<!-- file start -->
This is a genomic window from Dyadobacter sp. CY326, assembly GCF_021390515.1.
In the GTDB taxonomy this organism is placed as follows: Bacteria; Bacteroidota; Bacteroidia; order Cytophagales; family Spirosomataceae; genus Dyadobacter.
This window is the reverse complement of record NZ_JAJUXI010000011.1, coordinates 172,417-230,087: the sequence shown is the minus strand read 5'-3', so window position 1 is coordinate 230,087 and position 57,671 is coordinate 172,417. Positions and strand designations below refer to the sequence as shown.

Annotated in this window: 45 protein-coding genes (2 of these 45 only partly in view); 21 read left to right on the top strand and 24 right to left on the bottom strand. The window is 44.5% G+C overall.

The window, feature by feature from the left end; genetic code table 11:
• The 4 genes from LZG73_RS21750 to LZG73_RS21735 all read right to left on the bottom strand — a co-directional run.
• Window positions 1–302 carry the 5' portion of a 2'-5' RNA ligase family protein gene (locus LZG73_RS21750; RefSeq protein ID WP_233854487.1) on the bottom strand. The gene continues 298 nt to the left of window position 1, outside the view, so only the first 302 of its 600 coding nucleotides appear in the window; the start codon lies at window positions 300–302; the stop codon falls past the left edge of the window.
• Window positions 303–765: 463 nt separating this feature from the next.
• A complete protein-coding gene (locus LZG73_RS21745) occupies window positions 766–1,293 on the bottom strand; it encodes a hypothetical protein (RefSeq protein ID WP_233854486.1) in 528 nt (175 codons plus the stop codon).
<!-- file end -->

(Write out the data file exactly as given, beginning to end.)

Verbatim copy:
This is a genomic window from Dyadobacter sp. CY326, assembly GCF_021390515.1.
In the GTDB taxonomy this organism is placed as follows: Bacteria; Bacteroidota; Bacteroidia; order Cytophagales; family Spirosomataceae; genus Dyadobacter.
This window is the reverse complement of record NZ_JAJUXI010000011.1, coordinates 172,417-230,087: the sequence shown is the minus strand read 5'-3', so window position 1 is coordinate 230,087 and position 57,671 is coordinate 172,417. Positions and strand designations below refer to the sequence as shown.

Annotated in this window: 45 protein-coding genes (2 of these 45 only partly in view); 21 read left to right on the top strand and 24 right to left on the bottom strand. The window is 44.5% G+C overall.

The window, feature by feature from the left end; genetic code table 11:
• The 4 genes from LZG73_RS21750 to LZG73_RS21735 all read right to left on the bottom strand — a co-directional run.
• Window positions 1–302 carry the 5' portion of a 2'-5' RNA ligase family protein gene (locus LZG73_RS21750; RefSeq protein ID WP_233854487.1) on the bottom strand. The gene continues 298 nt to the left of window position 1, outside the view, so only the first 302 of its 600 coding nucleotides appear in the window; the start codon lies at window positions 300–302; the stop codon falls past the left edge of the window.
• Window positions 303–765: 463 nt separating this feature from the next.
• A complete protein-coding gene (locus LZG73_RS21745) occupies window positions 766–1,293 on the bottom strand; it encodes a hypothetical protein (RefSeq protein ID WP_233854486.1) in 528 nt (175 codons plus the stop codon).